Safety Strategy at Standstill

The AAA’s first Road Safety Benchmarking report measuring 2020 shows there was relatively no change in the nation’s road toll for the 12 months to March, compared with the corresponding period in the previous year. In the 12 months to March 2020, there were 1,154 fatalities on our roads compared to 1,161 fatalities in the 12 months to March 2019.

This report covers the period that immediately precedes the height of COVID-19 travel restrictions in Australia. It confirms that immediately prior to the national lockdown, progress towards achieving the National Road Safety Strategy targets to reduce deaths and trauma had come to a virtual standstill. The Commonwealth and all State and Territory governments committed to reducing the road toll and injury rates by at least 30% by the end of this year.

As at March 2020, prior to the COVID-19 travel restrictions, not a single state was on track to meet that target. Worse still, some states have recorded serious increases, with the road toll in South Australia soaring by 27.5%, in Tasmania by 23.3%, and Victoria by 11.5%.

While this report confirms the worrying reality that the nation’s road toll is relatively unchanged over the past year, it does indicate that severe injuries have declined marginally. In analysing that data however, it is important to note that the trauma centres reporting severe injuries have changed since March 2018. As a result, the data does not allow for accurate direct comparisons.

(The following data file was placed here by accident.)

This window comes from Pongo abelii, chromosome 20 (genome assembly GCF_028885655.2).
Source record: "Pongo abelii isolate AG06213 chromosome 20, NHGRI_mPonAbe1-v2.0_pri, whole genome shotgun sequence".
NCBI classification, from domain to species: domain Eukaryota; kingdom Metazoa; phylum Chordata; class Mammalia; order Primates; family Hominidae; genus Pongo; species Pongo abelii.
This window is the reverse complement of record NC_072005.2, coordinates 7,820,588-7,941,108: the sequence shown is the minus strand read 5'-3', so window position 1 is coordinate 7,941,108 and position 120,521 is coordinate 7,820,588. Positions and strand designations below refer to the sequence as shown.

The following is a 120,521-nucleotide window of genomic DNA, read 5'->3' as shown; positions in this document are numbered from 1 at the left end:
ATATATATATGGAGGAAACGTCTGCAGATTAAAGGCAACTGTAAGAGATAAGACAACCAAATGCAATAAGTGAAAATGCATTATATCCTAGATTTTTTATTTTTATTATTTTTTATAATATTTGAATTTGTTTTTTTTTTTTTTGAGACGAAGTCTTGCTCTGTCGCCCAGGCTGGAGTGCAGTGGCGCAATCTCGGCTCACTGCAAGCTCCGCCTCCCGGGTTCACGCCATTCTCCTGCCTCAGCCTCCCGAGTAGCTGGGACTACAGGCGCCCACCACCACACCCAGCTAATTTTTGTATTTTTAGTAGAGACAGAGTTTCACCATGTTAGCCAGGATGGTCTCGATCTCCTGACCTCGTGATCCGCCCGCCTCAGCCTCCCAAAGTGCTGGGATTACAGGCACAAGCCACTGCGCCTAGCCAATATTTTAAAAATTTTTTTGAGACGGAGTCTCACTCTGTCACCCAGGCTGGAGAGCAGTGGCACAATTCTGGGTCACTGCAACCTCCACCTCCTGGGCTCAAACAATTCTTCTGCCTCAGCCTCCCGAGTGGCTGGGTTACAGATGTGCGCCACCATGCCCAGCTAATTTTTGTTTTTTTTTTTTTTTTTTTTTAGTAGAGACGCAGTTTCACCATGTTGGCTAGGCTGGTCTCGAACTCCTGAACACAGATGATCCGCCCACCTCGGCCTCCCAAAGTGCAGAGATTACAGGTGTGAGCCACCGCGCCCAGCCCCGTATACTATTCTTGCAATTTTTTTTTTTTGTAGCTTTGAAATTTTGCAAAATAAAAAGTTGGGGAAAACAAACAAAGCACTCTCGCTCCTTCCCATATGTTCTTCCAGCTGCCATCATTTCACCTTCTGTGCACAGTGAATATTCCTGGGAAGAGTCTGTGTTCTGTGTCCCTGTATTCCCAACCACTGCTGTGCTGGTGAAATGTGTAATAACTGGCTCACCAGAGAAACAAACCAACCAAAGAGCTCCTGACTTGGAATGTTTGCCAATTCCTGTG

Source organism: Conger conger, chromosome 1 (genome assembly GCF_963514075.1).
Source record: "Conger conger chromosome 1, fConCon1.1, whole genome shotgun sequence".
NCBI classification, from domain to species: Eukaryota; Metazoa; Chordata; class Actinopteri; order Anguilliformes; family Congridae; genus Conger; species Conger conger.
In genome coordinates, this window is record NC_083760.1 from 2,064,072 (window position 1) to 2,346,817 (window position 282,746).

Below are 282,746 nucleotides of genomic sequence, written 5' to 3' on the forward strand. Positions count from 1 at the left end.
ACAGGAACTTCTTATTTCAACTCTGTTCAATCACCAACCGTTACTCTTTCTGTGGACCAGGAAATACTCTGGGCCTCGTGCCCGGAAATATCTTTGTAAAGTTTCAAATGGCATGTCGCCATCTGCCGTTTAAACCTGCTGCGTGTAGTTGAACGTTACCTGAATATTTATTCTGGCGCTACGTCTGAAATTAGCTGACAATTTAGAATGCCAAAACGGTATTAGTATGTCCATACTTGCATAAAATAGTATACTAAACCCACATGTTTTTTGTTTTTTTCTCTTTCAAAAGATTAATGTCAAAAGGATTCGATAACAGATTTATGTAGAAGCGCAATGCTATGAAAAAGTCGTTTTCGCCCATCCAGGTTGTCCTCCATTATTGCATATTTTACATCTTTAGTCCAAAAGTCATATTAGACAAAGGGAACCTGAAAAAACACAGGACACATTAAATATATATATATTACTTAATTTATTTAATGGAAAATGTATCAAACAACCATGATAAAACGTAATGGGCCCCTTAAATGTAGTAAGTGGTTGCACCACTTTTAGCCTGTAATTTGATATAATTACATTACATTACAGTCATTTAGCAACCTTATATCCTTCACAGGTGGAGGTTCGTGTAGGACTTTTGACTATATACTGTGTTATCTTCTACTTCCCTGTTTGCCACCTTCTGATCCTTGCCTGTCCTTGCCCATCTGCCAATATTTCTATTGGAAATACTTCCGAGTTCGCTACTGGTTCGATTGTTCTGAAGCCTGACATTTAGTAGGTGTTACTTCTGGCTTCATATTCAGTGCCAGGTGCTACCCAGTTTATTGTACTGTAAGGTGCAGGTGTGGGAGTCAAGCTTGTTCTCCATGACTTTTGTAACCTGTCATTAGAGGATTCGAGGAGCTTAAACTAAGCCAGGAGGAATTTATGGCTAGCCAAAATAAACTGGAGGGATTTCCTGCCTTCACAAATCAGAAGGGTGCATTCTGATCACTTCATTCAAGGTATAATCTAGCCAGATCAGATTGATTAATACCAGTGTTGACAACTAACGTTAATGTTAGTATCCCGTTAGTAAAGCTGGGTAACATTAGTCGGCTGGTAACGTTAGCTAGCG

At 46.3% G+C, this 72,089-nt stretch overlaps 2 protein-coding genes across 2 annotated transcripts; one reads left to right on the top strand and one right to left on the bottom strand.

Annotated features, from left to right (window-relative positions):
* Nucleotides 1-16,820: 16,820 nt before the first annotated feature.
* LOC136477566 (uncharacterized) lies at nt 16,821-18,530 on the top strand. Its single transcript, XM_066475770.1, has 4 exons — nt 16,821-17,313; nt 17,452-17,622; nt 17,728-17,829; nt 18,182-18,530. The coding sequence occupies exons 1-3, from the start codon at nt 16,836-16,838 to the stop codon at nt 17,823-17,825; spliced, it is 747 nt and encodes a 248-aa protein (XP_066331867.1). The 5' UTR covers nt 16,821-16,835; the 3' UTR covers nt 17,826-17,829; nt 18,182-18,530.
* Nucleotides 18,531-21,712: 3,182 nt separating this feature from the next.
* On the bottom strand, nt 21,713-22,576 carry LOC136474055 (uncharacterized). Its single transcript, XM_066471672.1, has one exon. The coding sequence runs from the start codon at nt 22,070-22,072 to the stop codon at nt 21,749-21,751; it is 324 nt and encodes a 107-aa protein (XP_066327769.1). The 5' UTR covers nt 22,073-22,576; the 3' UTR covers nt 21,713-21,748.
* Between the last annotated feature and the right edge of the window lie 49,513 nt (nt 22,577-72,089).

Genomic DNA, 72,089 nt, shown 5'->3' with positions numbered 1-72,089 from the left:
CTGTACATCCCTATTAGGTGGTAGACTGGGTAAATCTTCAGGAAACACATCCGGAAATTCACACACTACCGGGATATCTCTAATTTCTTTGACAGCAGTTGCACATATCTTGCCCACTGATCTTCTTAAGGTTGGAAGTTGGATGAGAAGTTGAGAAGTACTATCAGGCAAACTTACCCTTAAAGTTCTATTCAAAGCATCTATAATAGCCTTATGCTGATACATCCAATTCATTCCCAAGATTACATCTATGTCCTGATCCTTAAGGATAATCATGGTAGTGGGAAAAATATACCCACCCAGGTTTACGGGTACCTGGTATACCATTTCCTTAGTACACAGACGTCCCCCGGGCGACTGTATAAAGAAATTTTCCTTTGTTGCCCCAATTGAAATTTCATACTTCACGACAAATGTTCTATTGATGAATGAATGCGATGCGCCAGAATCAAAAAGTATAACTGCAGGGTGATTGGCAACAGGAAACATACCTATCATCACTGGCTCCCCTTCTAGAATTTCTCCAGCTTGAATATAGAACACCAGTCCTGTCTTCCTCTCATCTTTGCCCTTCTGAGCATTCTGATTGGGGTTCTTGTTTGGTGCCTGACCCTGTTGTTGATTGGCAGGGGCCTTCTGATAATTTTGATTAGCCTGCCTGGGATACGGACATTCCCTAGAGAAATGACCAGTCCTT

During the COVID-19 pandemic, the Commonwealth, State and Territory governments have demonstrated what can be achieved when there is cooperation and a laser-focus on tackling serious health issues.

Governments have proven that consistent data can be collected and reported in real time; that the success of public health campaigns can be instantly changed, nuanced or targeted depending on what the health data is showing; and that Australians themselves will readily change their practices when governments demonstrate and communicate an urgency.By contrast, in the almost ten years since governments collectively committed to road safety targets, many are still not even measured.

There are great learnings from the collective response of governments to COVID-19, which the AAA will lobby to ensure are adopted as part of road safety responses going forward. These learnings give real hope for the next National Road Safety Strategy to take effect from next year.

Lives depend on it.